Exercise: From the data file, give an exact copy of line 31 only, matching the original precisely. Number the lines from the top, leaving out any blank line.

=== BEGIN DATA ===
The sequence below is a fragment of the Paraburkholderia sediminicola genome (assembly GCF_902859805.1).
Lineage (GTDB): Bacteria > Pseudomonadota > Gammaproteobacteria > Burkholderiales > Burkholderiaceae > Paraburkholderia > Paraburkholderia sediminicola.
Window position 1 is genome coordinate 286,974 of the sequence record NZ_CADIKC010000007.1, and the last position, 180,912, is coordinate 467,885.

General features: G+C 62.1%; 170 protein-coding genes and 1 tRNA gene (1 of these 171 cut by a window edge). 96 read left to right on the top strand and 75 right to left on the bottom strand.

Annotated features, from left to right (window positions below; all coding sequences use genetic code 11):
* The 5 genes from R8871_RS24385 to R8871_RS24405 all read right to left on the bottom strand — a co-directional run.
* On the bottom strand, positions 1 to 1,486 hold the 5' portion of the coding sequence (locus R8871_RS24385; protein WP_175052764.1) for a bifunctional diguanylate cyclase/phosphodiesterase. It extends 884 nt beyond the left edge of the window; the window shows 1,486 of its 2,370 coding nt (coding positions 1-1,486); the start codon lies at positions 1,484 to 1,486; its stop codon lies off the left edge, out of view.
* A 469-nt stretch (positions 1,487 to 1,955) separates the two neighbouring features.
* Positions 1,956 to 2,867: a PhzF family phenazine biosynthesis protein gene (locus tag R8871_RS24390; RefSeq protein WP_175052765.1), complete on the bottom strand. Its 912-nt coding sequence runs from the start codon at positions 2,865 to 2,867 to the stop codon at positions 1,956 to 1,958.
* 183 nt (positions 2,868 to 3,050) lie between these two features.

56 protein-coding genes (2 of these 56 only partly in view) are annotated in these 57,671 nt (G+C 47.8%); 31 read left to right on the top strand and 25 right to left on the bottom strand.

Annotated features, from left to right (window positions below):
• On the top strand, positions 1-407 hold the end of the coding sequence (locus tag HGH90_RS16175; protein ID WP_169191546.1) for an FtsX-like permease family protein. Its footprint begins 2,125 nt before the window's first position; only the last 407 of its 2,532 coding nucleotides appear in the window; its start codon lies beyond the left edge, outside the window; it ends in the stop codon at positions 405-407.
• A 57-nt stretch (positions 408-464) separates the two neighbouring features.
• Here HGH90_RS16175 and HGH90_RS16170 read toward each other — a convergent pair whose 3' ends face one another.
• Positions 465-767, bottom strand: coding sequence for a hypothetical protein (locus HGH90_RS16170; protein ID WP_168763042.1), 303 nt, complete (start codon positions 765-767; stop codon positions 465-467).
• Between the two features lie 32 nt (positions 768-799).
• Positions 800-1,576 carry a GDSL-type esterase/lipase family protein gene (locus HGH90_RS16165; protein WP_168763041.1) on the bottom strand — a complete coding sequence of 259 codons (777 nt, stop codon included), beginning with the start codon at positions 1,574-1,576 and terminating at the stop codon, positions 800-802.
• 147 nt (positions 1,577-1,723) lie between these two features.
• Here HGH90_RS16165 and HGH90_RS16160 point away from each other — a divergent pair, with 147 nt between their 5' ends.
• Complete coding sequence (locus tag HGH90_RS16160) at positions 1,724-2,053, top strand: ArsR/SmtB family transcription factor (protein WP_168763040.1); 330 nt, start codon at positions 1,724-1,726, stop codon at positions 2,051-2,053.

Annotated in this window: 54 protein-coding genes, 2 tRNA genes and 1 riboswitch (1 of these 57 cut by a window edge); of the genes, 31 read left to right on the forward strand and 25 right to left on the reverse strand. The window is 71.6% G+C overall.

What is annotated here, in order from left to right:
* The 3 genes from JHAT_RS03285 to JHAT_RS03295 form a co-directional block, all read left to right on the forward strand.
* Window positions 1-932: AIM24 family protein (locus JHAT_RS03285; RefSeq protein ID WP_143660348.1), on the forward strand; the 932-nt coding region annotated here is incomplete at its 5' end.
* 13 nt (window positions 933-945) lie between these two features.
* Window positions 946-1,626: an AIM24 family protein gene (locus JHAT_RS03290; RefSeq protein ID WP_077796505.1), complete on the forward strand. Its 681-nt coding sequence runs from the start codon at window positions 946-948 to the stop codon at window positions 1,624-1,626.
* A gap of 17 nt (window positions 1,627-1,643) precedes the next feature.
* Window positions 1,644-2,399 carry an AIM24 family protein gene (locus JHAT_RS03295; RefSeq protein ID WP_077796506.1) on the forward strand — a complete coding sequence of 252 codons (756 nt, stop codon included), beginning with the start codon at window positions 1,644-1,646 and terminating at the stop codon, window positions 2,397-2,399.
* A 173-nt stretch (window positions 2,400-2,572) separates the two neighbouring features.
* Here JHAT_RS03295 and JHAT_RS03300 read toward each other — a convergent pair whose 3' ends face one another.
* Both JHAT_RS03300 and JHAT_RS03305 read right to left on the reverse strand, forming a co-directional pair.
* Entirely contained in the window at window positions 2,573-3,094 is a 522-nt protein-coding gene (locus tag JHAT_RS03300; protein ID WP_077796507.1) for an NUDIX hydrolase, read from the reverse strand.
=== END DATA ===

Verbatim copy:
* Here JHAT_RS03295 and JHAT_RS03300 read toward each other — a convergent pair whose 3' ends face one another.